King Abdullah II of Jordan has always emphasized the important role that upbringing and education plays in the future of youth. He said during “The Challenges Facing Arab Christians Conference” that “our main concern is that such an entrenched negative perception and the state of isolation between the followers of the different religions might undermine the social fabric. This requires all of us to focus on education and on the way we bring up our children to protect the generations to come. This is the responsibility of families and other educational institutions as well as mosques and churches.”

Catholic Scouting

Lieutenant General Baden Powell, the founder of the Scout Movement, once said “Try your best to make a difference in this world, and leave the world a little better for having been here.” That is the mission of the Scout Movement, which works towards building bridges and removing barriers to build a better life and a developed world. A way in which this may be done is by contributing to social, ecological, humanitarian and voluntary work.


Fr Jacques Sevin, SJ

Father Jacques Sevin, who introduced Scouting to the Catholic world, was the first to see that the Scouting Movement could be used to spread the spirit of fraternity and service, which meet the expectations of the youth. He adopted the British Scouting model and implemented it in France, adding a Catholic and religious dimension to it. But how did he do that?

  • Religious education should unite and be part of the normal upbringing: in his book “Scouting”, Sevin wrote: “Religion is at the heart of Scouting, because the aim of Scouting is the development of the whole human being. We are before a full presence in education and faith, and Scouting is a real implementation that draws the attention of the youth through instilling Scouting spirituality in the celebrations of the Church”. Fr. Sevin founded the Congregation of the Holy Cross of Jerusalem, and he took a text of Ignatius de Loyola, founder of the Jesuits, adapting it to become the Scout prayer.
  • Incorporation of Christian Scouting into the Biblical dynamic movement of Salvation History. Fr. Sevin once wrote “Scouting is the starting of a new understanding of the world by appreciating God’s creation.” This is how the desire to know the Gospel (which is the essence of God’s revelation) started, so Scouting had to show God’s work and to deepen faith through its activities and programs.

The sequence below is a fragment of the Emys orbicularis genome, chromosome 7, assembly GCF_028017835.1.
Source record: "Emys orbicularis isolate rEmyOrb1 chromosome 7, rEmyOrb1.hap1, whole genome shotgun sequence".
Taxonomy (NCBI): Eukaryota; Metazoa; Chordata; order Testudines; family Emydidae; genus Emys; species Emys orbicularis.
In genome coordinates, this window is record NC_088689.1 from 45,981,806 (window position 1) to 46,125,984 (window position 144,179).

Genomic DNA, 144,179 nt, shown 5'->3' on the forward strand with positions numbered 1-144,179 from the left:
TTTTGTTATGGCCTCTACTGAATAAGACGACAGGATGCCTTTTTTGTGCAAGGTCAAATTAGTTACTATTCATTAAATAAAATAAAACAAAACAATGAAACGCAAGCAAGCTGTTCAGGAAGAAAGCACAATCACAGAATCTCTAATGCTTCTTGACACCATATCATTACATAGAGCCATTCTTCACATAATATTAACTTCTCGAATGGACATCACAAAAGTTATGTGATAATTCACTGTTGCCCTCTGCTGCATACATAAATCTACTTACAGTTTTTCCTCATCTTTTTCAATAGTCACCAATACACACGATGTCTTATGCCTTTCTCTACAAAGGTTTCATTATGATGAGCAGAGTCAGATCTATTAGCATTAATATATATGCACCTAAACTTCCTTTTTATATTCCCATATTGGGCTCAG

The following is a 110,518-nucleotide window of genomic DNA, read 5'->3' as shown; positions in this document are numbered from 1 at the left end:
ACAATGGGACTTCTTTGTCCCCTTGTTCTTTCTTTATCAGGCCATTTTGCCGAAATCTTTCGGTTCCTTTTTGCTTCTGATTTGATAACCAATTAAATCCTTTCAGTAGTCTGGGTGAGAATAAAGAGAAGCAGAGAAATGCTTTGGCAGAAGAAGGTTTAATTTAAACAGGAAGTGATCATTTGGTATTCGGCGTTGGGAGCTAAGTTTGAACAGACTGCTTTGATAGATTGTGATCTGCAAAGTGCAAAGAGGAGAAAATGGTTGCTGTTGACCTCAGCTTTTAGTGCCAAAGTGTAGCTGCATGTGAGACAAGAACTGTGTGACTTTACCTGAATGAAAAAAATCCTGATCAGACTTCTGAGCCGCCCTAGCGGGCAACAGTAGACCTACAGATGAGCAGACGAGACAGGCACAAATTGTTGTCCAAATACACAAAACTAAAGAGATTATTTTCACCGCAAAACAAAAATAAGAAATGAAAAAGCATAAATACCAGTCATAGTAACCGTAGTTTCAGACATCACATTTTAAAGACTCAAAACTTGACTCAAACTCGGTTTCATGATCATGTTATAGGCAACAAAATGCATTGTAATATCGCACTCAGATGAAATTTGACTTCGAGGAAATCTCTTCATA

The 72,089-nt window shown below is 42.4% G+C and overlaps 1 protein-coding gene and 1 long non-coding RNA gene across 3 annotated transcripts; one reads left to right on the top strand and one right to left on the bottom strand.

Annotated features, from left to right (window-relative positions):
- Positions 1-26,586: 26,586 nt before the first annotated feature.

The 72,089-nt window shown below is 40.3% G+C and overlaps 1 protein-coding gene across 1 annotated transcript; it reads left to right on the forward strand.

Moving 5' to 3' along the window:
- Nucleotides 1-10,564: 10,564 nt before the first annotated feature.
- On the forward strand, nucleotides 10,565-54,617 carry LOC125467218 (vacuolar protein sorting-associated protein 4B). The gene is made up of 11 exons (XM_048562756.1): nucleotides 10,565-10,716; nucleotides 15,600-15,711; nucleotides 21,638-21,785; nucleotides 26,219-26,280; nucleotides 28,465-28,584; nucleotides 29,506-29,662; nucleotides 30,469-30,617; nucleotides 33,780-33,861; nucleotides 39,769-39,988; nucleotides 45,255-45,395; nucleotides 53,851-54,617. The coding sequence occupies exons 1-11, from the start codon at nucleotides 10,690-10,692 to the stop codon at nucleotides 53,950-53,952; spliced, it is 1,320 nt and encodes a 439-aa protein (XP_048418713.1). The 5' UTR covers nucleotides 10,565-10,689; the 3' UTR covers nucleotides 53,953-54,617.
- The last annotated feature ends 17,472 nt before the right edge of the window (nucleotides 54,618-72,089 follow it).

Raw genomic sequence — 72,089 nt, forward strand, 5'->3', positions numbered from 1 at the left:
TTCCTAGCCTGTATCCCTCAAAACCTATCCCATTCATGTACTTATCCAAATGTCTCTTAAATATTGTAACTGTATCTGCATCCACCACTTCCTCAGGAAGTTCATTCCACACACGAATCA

Scouting is the place of the revelation of the Good News, so is the lived experience. Reading Bible passages is not enough, we need to implement God’s word and His presence through fraternal love in group activities. Living one’s religion in Scouting deepens the spiritual dimension in the Bible.

We have the theology of the Incarnation and People of God. Scouting is compared to People of God who camped in the desert and tried to discover the way to God. Scouting is the journey of an alliance with God, which is realized by serving others. “The Scout is proud of his faith and lives by it all his life.”

  • Scouting, through prayer and austerity, seeks to implement the word of God. Scouting is a path of revelation through the life of camp. Scouting is austere through service. The experience gained from scouting is persistence and living in the steps of faith.

Scouting that adopts the spirit of initiative taking, experiencing nature and searching for physical development, is a theological justification and real presence in the Incarnation. By this I mean, by the words of Fr. Sevin once wrote: “Camping life is a testimony of staying in God’s tent for the spiritual development of the true Scout.”

Lord Jesus,

Teach us true generosity.

Teach us to serve you as you deserve.

To give without counting the cost,

To fight heedless of wounds,

To labor without seeking rest,

To sacrifice ourselves without thought of any reward

Save the knowledge that we have done your will.


Adapted from the Prayer for Generosity by St. Ignatius of Loyola

How do we build bridges and peace in today’s world?

This requires a mind-set that does not place false ideas of “security” as the primary purpose of life. As you know the primary purposes are concerned with love; with hope; and with justice. And as such be promoted by building walls and dividing humanity. At best, building walls may lead to a “cease fire;” but destroys and chance of mutual respect, love, and care for each other – and especially care of the most vulnerable in society. It is here that scouting is at its best; in the narrative of love and hope, and not of war and division. Build bridges of love and not walls of war.